Ximenia caffra


Common names:
large sourplum (Eng.); grootsuurpruim (Afr.); umThunduluka-obmvu (Zulu); Morokologa (Northern Sotho)
Ximenia caffra.Photo:G Nichols
© Geoff Nichols

The large sourplum is a small tree or shrub with many traditional uses and colourful fruit. It is suited to growing in a bush clump or as part of a boundary screen in the garden to attract fruit-eating birds and various butterflies.

Ximenia caffra is a deciduous tree up to 6 m tall with an untidy open crown. The bark is dark grey and rough, but pale green or brown on younger branches. Branchlets are spine-tipped. Sapwood is white and heartwood is hard and reddish brown. The root system is non aggressive.

The leathery, dark green leaves are often in clusters (fascicles) on short spur branchlets. They are simple, 60 x 25 mm. Ximenia caffra var. caffra has dense reddish hairs on the leaves and branchlets, whereas var. natalensis has smooth leaves.

The flowers are small, sweet-scented and creamy green and borne from August to October in single stem clusters in the axils of the spines or on the dwarf branchlets. They are followed by thinly fleshy, oval, attractive fruits (drupes) which are 25 mm long, glossy deep red with white spots. These are tart, but edible and are relished by birds, animals and humans. The single large seed inside contains Ximenia oil which has various uses.

Natural destribution
The tree is found in woodlands and grasslands and on rocky outcrops and sometimes on termites mounds. It occurs from Tanzania in the north to KwaZulu-Natal in the south. In South Africa the two varieties have a different distribution pattern with var. caffra occurring in the northern and central regions of Limpopo and var. natalensis is found further east and south in Mpumalanga, Limpopo and KwaZulu-Natal.

 X. caffra Photo: Geoff Nichols

Name derivation
Ximenia is named after a Spanish monk. Francisco Ximenez who wrote about the plants of Mexico in the 17th century. The genus Ximenia also occurs in America and the type species of the genus, X. americana, is the only other species that occurs in southern Africa. The species name caffra refers to Kaffraria, an old name for a part of the Eastern Cape.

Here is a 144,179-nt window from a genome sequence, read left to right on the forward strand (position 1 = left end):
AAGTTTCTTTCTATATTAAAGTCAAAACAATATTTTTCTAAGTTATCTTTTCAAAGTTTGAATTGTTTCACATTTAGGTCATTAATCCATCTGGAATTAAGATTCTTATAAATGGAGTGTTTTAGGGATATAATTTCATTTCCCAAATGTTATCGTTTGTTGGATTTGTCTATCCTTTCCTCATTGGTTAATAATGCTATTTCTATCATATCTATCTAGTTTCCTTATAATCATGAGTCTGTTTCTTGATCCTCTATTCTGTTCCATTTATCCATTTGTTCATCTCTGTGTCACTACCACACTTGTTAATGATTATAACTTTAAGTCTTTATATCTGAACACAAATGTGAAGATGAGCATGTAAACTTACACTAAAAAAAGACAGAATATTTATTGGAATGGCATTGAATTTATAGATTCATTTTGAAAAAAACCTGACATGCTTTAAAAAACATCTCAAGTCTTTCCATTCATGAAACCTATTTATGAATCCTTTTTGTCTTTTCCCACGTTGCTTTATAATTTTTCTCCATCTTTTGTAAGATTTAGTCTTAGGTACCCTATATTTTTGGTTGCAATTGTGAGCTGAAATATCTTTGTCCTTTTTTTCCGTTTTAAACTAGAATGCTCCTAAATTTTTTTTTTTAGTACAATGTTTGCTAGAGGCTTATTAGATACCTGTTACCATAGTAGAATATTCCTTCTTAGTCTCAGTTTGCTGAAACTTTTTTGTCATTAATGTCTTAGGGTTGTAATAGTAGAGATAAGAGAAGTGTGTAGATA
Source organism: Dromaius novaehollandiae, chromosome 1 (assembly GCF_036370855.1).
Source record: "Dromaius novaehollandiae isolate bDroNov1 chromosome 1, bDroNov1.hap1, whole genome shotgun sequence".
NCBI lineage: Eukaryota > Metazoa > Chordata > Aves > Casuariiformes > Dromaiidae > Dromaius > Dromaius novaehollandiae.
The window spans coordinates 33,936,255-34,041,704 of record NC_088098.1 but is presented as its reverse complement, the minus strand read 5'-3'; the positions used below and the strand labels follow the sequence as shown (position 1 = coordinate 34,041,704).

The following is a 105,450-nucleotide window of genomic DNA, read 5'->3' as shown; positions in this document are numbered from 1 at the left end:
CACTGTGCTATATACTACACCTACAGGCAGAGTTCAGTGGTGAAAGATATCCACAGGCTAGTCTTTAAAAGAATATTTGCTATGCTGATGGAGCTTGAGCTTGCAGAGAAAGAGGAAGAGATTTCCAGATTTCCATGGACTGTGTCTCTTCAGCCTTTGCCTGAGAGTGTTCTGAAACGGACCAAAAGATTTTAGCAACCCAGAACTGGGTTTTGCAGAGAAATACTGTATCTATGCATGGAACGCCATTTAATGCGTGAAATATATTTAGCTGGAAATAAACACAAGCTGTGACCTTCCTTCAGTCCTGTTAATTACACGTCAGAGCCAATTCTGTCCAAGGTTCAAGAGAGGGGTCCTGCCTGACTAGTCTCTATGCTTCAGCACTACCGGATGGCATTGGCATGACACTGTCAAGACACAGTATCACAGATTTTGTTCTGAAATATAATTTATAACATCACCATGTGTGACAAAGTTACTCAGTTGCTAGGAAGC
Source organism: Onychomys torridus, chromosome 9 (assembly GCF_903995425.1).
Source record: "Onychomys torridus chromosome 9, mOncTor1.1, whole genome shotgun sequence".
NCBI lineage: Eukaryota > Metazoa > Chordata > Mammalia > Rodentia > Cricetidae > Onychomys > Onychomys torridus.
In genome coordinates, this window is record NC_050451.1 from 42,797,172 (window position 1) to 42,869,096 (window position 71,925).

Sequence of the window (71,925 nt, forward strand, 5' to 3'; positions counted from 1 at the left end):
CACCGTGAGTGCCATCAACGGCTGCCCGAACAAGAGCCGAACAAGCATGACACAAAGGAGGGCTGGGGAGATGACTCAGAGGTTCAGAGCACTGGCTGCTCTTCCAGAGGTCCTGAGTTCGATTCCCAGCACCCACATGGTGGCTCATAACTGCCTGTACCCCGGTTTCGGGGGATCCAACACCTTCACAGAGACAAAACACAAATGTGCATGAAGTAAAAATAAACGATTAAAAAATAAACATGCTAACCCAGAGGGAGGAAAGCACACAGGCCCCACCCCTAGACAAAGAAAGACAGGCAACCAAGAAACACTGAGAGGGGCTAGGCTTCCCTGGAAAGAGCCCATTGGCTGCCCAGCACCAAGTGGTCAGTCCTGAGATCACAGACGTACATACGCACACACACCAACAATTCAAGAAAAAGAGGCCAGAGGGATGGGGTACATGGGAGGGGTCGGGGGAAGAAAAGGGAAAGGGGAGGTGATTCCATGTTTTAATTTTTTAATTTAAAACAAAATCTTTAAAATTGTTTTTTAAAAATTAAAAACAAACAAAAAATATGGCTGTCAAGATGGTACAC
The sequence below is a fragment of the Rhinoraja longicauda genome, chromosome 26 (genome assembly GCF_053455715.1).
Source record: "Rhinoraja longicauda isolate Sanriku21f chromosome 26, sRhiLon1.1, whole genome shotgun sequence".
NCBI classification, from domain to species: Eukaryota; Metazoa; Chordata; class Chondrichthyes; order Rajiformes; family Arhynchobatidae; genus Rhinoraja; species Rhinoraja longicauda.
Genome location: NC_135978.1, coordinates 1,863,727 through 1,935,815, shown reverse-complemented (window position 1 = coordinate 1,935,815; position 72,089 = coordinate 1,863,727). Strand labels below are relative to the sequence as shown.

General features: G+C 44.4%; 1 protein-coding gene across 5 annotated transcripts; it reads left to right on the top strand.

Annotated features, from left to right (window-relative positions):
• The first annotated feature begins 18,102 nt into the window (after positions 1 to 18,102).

Ripe fruits are eaten by birds such as barbets, bulbuls and starlings. The leaves are eaten by animals including giraffe, impala, kudu, grey duiker, steenbok, bushbuck and eland. The larvae of various butterflies including the Natal bar, Silvery bar, Bowker's sapphire, Saffron sapphire, Brown playboy and Bush scarlet butterfly feed on the leaves.

Uses and cultural aspects
Ripe fruit has a vitamin C content of 27%, is high in potassium and contains protein. The seed has a 65% oil content. Fruits have a refreshing sour taste, best eaten when slightly overripe, but can also be used for making jam, dessert and jelly. They can be added to porridge. Oil from the seed is used to soften human skins and for softening animal hides. It is also used for lamps. The nuts are also eaten.

A decoction from the leaves is used as a wash to soothe inflamed eyes. Infusions of the roots are used as a remedy for dysentery and diarrhoea and together with the leaves are taken for abdominal pain and bilharziasis. Powdered roots are applied to sores to speed up healing; used in soup, and in beer as an aphrodisiac. Powdered dried leaves are taken orally for fever and infertility, and extracts of the leaves are used as a gargle for tonsillitis, and as a vermifuge. Porridge is made using a decoction of the roots, and eaten once a day for nausea in pregnancy; the root decoction is also taken for infertility.

Growing Ximenia caffra

It is easily cultivated from fresh seed with a mixture of river sand and compost (5:1). The seeds germinate after 14-30 days and transplanting should take place when the seedlings reach the two-leaf stage. This plant is partly parasitic, and will grow better once in the ground where it can make contact with other plant roots. The growth rate is moderate, up to 0.5 m per year, it can withstand moderate frost and it is drought resistant, but needs full sun.

References and further reading

  • Coates Palgrave, K. 1983. Trees of southern Africa, edn 2. Struik, Cape Town.
  • Coates Palgrave, M. 2002. Keith Coates Palgrave Trees of southern Africa, edn 3. Struik, Cape Town.
  • Palmer, E. & Pitman, N. 1972. Trees of southern Africa. Balkema, Cape Town.
  • Van Wyk, B-E. & Gericke, N. 2000. People's plants. Briza Publications, Pretoria.
  • Van Wyk, B-E., Van Oudtshoorn, B. & Gericke, N. 1997. Medicinal plants of South Africa. Briza Publications, Pretoria.
  • Venter, F. & Venter, J.A. 1996. Making the most of indigenous trees. Briza Publications, Pretoria.


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This page forms part of the South African National Biodiversity Institute's plant information website www.plantzafrica.com